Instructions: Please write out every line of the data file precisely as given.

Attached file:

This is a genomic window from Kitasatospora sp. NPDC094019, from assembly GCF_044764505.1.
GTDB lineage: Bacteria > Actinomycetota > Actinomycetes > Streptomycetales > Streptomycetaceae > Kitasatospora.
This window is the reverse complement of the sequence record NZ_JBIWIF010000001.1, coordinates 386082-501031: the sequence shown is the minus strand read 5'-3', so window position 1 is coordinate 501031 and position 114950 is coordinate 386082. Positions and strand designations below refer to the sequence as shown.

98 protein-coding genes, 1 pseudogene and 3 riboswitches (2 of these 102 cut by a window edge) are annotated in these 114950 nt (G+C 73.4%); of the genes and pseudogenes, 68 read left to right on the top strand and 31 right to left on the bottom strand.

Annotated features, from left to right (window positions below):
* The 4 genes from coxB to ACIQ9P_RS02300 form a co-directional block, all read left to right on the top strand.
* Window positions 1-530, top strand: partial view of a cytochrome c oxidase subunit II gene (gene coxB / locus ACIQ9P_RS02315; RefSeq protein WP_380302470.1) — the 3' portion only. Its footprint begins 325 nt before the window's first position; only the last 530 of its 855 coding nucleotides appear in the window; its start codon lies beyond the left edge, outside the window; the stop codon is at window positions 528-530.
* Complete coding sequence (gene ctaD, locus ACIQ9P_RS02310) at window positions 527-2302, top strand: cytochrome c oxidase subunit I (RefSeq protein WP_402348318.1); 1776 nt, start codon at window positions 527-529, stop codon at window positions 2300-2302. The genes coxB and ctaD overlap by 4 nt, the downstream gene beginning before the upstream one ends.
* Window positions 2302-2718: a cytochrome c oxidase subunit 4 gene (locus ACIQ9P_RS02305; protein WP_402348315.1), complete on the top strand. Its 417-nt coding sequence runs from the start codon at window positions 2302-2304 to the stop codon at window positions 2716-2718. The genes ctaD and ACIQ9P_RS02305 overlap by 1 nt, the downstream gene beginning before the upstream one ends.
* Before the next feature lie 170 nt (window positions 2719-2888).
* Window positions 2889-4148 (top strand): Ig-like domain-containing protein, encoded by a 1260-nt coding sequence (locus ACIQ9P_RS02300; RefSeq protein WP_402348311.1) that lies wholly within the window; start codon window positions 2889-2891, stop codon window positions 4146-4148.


This is a genomic window from Kitasatospora sp. NPDC094019, from assembly GCF_044764505.1.
GTDB lineage: Bacteria > Actinomycetota > Actinomycetes > Streptomycetales > Streptomycetaceae > Kitasatospora.
This window is the reverse complement of the sequence record NZ_JBIWIF010000001.1, coordinates 386082-501031: the sequence shown is the minus strand read 5'-3', so window position 1 is coordinate 501031 and position 114950 is coordinate 386082. Positions and strand designations below refer to the sequence as shown.

98 protein-coding genes, 1 pseudogene and 3 riboswitches (2 of these 102 cut by a window edge) are annotated in these 114950 nt (G+C 73.4%); of the genes and pseudogenes, 68 read left to right on the top strand and 31 right to left on the bottom strand.

Annotated features, from left to right (window positions below):
* The 4 genes from coxB to ACIQ9P_RS02300 form a co-directional block, all read left to right on the top strand.
* Window positions 1-530, top strand: partial view of a cytochrome c oxidase subunit II gene (gene coxB / locus ACIQ9P_RS02315; RefSeq protein WP_380302470.1) — the 3' portion only. Its footprint begins 325 nt before the window's first position; only the last 530 of its 855 coding nucleotides appear in the window; its start codon lies beyond the left edge, outside the window; the stop codon is at window positions 528-530.
* Complete coding sequence (gene ctaD, locus ACIQ9P_RS02310) at window positions 527-2302, top strand: cytochrome c oxidase subunit I (RefSeq protein WP_402348318.1); 1776 nt, start codon at window positions 527-529, stop codon at window positions 2300-2302. The genes coxB and ctaD overlap by 4 nt, the downstream gene beginning before the upstream one ends.
* Window positions 2302-2718: a cytochrome c oxidase subunit 4 gene (locus ACIQ9P_RS02305; protein WP_402348315.1), complete on the top strand. Its 417-nt coding sequence runs from the start codon at window positions 2302-2304 to the stop codon at window positions 2716-2718. The genes ctaD and ACIQ9P_RS02305 overlap by 1 nt, the downstream gene beginning before the upstream one ends.
* Before the next feature lie 170 nt (window positions 2719-2888).
* Window positions 2889-4148 (top strand): Ig-like domain-containing protein, encoded by a 1260-nt coding sequence (locus ACIQ9P_RS02300; RefSeq protein WP_402348311.1) that lies wholly within the window; start codon window positions 2889-2891, stop codon window positions 4146-4148.